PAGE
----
Andre Norton, most everything before the Witch World series. Ace doubles in general. But I don’t remember Bradley before the 80s, when I did Darkover. Brunner and Dick, but probably as a teenager.

    Tom Swift, Hardy Boys, Nancy Drew, “We Were There” series. I just devoured what was around the house, cause there wasn’t much money, parents were busy, and it was a long bikeride to the library.

    Mom belonged to the Book of the Month Club, and what she bought were the historical novels: Costain, Taylor Caldwell, Shellenberger, Irving Stone, Uris, Wouk. I think I am forgetting someone.

    When I was about 8 or 9, Mom picked up the complete Britannicas on installment, including the Great Books. This was a major expense and a huge argument with my dad. I would sometimes dip into a Encyclopedia volume at random, or if Tom Swift went to Mongolia. I can’t say I read and understood Hume or Kant, but Sophocles wasn’t so bad. And I knew a lot of names to respect.

    Wuthering Heights. Mom loved it, and splurged on a classy leather illustrated boxed Bronte set. Jane Eyre never grabbed me.

  16. Riding the Torch, Willy, either by Fritz Lieber or Harry Harrison in a Lieber edited anthology (been a long time). We’re never gonna’ find a planet to replace the one we lost. Got a little of everything: The Chip, wagontrain in space, even a dialog twixt a smoke-ring blowing Satan nattily turned out in a chartreuse tuxedo and some wild-haired bearded white guy with pinwheel eyes in a grubby robe.

    Herbert is one who doesn’t get the reading he deserves. With Asimov, Clarke and Heinlein the core of my formative sci-fi reading. The Dossadi Experiment and WorShip series should have as seminal as Dune. And of course Tolkien. That was like a status symbol, everybody who was anybody was reading Tolkien. All of it, at a … let’s call it a boarding school for gifted boys … an act of (we thought) undergroundish rebellion, and solidarity in our solitary plights.

    I learned how to read reading Louis L’Amour.

  17. bob mcmanus

    Oh, might note that I never ever watched television. Two noisy nasty sisters determined what was on, and I developed a taste for baseball on radio. While reading. So talk of Gilligan or Hoss Cartwright goes past me.

  18. You don’t want to know what I read. First all, it was in more than one language…

  19. Ché Pasa

    Childhood reading list?

    New Standard Encyclopedia (1948 edition ) I still have one volume and the bookcase it came with.

    New Century Dictionary (two volume set — thick and heavy — still have them, though one has no binding, and the other is missing pages)

    Didn’t get into fiction until early adolescence, then it was mostly science fiction writers already mentioned. Like others, I dropped Heinlein around age 17.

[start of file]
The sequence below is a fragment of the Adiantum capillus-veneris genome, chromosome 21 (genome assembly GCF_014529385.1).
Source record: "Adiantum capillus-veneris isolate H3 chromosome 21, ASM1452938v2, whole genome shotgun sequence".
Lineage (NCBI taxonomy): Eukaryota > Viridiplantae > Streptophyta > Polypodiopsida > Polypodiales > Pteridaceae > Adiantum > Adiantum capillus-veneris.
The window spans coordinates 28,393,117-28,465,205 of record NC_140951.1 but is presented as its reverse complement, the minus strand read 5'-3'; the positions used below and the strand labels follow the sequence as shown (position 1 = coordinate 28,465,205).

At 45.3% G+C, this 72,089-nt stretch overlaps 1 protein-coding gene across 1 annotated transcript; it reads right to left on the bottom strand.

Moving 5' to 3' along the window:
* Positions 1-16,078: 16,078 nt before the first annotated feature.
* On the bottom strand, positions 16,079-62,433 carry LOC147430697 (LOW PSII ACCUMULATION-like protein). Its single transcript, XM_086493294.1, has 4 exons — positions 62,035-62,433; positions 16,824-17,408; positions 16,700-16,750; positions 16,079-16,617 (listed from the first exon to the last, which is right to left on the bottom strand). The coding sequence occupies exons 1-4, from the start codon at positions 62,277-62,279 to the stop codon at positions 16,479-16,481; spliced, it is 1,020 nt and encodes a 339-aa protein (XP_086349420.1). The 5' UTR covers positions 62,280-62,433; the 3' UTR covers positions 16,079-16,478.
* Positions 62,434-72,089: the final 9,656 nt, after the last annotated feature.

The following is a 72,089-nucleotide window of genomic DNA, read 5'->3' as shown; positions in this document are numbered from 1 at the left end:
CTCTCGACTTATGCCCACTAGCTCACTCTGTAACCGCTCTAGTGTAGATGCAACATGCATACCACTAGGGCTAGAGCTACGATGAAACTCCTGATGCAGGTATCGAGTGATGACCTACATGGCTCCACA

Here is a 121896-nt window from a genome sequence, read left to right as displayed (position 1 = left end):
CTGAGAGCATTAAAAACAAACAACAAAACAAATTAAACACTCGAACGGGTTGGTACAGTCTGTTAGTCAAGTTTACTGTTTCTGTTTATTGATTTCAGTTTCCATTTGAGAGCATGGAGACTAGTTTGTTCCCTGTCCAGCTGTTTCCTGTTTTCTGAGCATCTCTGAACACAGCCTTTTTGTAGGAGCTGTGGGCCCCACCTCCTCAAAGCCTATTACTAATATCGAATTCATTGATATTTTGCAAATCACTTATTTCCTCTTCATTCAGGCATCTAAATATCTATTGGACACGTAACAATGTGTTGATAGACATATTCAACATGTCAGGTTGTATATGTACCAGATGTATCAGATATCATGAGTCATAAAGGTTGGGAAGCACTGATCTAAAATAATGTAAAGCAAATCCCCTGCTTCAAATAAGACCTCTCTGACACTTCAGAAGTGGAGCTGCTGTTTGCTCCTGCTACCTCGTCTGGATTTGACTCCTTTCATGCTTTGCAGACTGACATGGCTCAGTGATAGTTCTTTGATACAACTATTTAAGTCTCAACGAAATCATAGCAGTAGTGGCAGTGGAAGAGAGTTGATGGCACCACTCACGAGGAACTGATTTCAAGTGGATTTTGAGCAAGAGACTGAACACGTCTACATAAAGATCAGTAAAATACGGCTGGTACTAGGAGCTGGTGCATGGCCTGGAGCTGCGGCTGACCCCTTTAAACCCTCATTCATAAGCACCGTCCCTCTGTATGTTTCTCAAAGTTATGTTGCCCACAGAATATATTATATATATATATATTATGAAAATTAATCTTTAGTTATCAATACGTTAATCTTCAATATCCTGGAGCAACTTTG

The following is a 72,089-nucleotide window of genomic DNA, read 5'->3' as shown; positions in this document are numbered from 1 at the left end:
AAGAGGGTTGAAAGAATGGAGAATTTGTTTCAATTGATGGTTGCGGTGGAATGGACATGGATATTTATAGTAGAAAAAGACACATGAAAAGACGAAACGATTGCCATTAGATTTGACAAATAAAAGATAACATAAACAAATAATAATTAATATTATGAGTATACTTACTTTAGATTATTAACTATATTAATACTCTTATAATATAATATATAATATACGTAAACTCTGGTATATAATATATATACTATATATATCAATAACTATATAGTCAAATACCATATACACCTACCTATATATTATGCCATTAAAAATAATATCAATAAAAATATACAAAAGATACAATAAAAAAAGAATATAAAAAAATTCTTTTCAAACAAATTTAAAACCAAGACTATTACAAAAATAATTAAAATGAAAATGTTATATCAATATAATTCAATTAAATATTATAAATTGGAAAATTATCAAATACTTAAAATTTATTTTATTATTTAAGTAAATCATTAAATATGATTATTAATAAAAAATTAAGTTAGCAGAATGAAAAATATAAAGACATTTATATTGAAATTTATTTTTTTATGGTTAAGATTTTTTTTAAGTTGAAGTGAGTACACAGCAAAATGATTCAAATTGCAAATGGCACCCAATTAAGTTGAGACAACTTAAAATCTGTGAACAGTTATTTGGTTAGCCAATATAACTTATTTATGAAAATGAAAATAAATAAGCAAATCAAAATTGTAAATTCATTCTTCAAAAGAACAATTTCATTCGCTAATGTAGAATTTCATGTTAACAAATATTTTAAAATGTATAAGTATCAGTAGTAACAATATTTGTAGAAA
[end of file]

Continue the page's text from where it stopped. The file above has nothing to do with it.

Fictional stories in my childhood were mostly those found on the radio, black and white television, and at the movies. Oh, and history as taught in school.

  20. realitychecker

    What? No Edgar Rice Burroughs?????

    (Tarzan, Pellucidar, Mars, Venus, et al.)

  21. mago

    As a teen all SF, also Faulkner, Hemingway Kerouac Anthony Burgess (Clockwork Orange) Tolkien Vonnegut, most of Kris’ list. God, Hesse, how could I forget? Actually more forgotten than remembered. Thanks for the spur.

  22. subgenius

    Many of the above, plus Lovecraft and John Brunner (sheep look up, stand on Zanzibar, shockwave rider – epic 70s SciFi of a dystopian bent)

  23. I felt compelled to comment. First Ian I am an avid reader of your blog. I see that Vonnegut is mentioned. He and I collaborated on a Requiem Mass called Stones, Time and Elements, a humanistic requiem. Michael Brecker performs on it with the electronic saxophone and did the post production in his studio. It’s on Newport Classic and to date has been in the top 100 CD’s for indie opera/vocal on Amazon worldwide. I knew him personally and wife and spent many moments with him feeding me. I would love to send you Ian the scans of his North American review of how he came to write a requiem and our relationship. Let me know I’ll send.

  24. Hugh

    The enchanting Wind in the Willows that I came across purely by accident as a child. It was beside another book at a small American library in France.

    Among the many titles here, many of which I do not know, Jack Vance wrote a scifi trilogy called Planet of Adventure and a fantasy trilogy called Lyonesse.

    Sometimes a novel just strikes a chord, like Conrad Richter’s Waters of Kronos about a man returning to his lost childhood.

    On a much different note, there was Thomas Pynchon’s Gravity’s Rainbow.

    The Tom Swift series was famous for its wooden style and unintentional hilarity resulting in the Tom Swiftism, “We need to saw it in two,” he said cuttingly. “Oh, it’s just a deer,” he said with a buck toothed grin. “Lock him up in the freezer,” he said coldly. etc.

    I read a lot as a child, but for the life of me, I remember very little in particular of what I read.

  25. FP

    Form the top of my head, here are a few of my favorite as a kid, which most North Americans are not familiar with, I think:

    Karl May: “Winnetou”

    Erich Kästner: “Pünktchen und Anton”

    Liselotte Welskopf-Henrich: “Sons of the Great Bear”